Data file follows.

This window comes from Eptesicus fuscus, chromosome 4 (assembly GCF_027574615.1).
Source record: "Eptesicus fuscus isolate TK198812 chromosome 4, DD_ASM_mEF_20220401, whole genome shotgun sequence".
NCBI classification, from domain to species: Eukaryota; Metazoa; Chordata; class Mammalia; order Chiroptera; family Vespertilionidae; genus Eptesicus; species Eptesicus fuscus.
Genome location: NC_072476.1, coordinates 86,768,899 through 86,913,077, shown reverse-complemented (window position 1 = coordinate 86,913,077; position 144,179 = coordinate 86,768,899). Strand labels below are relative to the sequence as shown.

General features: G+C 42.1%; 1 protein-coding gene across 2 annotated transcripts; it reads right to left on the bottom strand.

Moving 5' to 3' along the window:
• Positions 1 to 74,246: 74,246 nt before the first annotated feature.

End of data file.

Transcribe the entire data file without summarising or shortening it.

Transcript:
This window comes from Eptesicus fuscus, chromosome 4 (assembly GCF_027574615.1).
Source record: "Eptesicus fuscus isolate TK198812 chromosome 4, DD_ASM_mEF_20220401, whole genome shotgun sequence".
NCBI classification, from domain to species: Eukaryota; Metazoa; Chordata; class Mammalia; order Chiroptera; family Vespertilionidae; genus Eptesicus; species Eptesicus fuscus.
Genome location: NC_072476.1, coordinates 86,768,899 through 86,913,077, shown reverse-complemented (window position 1 = coordinate 86,913,077; position 144,179 = coordinate 86,768,899). Strand labels below are relative to the sequence as shown.

General features: G+C 42.1%; 1 protein-coding gene across 2 annotated transcripts; it reads right to left on the bottom strand.

Moving 5' to 3' along the window:
• Positions 1 to 74,246: 74,246 nt before the first annotated feature.